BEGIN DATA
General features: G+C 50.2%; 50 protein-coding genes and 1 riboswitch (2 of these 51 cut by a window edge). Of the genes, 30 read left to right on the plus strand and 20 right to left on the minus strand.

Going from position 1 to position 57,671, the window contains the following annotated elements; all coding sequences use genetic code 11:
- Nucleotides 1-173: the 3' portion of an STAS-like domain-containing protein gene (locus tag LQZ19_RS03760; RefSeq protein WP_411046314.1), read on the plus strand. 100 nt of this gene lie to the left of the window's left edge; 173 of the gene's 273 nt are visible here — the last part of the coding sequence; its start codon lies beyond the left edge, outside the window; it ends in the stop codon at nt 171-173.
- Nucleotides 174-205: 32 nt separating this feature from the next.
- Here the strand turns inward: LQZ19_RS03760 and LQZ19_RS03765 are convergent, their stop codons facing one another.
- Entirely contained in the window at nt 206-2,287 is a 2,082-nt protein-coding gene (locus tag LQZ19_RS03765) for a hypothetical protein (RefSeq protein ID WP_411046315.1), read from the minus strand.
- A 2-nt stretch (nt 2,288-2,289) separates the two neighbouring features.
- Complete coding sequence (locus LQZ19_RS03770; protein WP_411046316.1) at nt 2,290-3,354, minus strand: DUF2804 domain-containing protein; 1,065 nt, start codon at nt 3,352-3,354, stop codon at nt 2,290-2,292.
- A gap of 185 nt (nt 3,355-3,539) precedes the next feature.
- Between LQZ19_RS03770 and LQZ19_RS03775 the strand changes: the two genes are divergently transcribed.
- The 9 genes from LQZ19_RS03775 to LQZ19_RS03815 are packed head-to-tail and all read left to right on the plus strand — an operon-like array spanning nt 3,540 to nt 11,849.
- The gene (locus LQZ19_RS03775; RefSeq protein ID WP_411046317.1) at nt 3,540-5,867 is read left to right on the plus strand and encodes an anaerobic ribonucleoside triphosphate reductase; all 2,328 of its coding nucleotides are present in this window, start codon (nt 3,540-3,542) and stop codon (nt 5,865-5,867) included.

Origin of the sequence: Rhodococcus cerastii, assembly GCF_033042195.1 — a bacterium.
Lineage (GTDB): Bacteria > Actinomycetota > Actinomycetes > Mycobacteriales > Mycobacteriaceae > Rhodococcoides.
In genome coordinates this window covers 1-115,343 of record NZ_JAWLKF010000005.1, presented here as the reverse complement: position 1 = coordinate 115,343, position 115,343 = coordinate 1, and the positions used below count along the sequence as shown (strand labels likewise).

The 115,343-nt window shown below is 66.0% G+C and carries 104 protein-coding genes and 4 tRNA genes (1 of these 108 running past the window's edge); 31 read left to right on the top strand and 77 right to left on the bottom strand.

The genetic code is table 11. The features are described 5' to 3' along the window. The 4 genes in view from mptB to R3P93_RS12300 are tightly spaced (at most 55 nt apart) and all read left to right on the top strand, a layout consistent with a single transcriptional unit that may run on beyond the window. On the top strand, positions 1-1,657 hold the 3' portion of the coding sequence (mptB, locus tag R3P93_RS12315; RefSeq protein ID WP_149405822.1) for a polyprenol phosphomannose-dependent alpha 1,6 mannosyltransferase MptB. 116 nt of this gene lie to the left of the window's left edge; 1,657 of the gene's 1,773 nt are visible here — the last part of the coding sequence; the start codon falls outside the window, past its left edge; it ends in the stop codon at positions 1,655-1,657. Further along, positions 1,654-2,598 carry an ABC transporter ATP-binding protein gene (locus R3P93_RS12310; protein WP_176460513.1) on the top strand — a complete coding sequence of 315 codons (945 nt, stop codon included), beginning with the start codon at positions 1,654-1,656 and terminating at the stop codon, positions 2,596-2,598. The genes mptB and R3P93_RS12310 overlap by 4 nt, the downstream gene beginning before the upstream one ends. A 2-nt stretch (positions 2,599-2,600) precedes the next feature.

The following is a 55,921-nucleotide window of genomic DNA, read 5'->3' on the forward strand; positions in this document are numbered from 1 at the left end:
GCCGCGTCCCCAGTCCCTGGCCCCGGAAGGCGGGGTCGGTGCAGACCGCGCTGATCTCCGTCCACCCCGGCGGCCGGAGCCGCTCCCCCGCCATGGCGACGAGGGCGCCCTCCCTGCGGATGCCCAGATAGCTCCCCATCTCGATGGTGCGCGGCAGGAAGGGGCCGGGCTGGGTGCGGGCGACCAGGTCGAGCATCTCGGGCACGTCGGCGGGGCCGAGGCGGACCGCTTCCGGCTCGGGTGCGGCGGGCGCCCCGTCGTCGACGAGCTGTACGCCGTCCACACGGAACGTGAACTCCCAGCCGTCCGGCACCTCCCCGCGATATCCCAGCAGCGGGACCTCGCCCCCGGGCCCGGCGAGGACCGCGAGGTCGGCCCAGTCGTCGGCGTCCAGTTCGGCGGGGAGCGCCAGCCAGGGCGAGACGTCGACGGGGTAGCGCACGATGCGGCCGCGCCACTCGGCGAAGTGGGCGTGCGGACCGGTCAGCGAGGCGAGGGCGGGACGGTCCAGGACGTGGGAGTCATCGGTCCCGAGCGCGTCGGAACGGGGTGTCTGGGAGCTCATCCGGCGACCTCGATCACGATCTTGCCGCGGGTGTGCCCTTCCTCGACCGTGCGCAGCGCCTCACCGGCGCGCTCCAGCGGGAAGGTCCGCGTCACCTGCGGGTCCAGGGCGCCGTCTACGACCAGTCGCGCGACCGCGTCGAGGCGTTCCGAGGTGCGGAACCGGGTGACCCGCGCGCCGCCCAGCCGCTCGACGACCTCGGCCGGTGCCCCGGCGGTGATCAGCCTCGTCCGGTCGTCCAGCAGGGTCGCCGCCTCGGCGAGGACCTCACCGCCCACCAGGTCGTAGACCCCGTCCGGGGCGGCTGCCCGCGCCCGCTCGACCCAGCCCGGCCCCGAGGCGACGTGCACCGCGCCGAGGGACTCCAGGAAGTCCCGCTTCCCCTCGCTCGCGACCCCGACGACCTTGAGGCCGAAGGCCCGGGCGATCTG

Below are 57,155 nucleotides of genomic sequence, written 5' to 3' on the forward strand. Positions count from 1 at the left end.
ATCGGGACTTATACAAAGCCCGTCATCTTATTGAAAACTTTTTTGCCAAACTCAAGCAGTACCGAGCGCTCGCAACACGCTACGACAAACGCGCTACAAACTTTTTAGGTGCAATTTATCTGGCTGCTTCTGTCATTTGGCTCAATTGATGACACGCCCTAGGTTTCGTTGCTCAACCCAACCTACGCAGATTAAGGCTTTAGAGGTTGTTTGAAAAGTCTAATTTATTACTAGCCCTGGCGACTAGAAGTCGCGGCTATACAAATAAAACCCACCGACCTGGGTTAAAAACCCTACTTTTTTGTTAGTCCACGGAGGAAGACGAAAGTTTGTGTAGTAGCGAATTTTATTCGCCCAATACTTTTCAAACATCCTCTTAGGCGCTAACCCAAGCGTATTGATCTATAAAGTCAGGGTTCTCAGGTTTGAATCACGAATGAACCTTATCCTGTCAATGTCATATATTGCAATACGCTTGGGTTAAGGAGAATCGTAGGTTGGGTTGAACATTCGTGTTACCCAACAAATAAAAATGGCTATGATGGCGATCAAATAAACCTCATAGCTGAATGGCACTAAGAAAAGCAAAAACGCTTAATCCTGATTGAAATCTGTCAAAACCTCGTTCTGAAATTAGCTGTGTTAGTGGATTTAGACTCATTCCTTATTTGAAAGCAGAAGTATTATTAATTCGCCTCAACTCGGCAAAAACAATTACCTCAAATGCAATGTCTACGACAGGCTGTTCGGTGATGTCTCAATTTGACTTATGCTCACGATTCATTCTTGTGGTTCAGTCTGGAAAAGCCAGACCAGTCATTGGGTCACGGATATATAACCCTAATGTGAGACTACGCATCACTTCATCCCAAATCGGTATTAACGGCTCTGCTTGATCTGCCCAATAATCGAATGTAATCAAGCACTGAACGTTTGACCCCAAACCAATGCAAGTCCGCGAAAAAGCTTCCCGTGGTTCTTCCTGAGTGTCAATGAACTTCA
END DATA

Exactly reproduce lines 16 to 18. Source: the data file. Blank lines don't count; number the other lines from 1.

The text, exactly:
The 115,343-nt window shown below is 66.0% G+C and carries 104 protein-coding genes and 4 tRNA genes (1 of these 108 running past the window's edge); 31 read left to right on the top strand and 77 right to left on the bottom strand.

The genetic code is table 11. The features are described 5' to 3' along the window. The 4 genes in view from mptB to R3P93_RS12300 are tightly spaced (at most 55 nt apart) and all read left to right on the top strand, a layout consistent with a single transcriptional unit that may run on beyond the window. On the top strand, positions 1-1,657 hold the 3' portion of the coding sequence (mptB, locus tag R3P93_RS12315; RefSeq protein ID WP_149405822.1) for a polyprenol phosphomannose-dependent alpha 1,6 mannosyltransferase MptB. 116 nt of this gene lie to the left of the window's left edge; 1,657 of the gene's 1,773 nt are visible here — the last part of the coding sequence; the start codon falls outside the window, past its left edge; it ends in the stop codon at positions 1,655-1,657. Further along, positions 1,654-2,598 carry an ABC transporter ATP-binding protein gene (locus R3P93_RS12310; protein WP_176460513.1) on the top strand — a complete coding sequence of 315 codons (945 nt, stop codon included), beginning with the start codon at positions 1,654-1,656 and terminating at the stop codon, positions 2,596-2,598. The genes mptB and R3P93_RS12310 overlap by 4 nt, the downstream gene beginning before the upstream one ends. A 2-nt stretch (positions 2,599-2,600) precedes the next feature.

The following is a 55,921-nucleotide window of genomic DNA, read 5'->3' on the forward strand; positions in this document are numbered from 1 at the left end: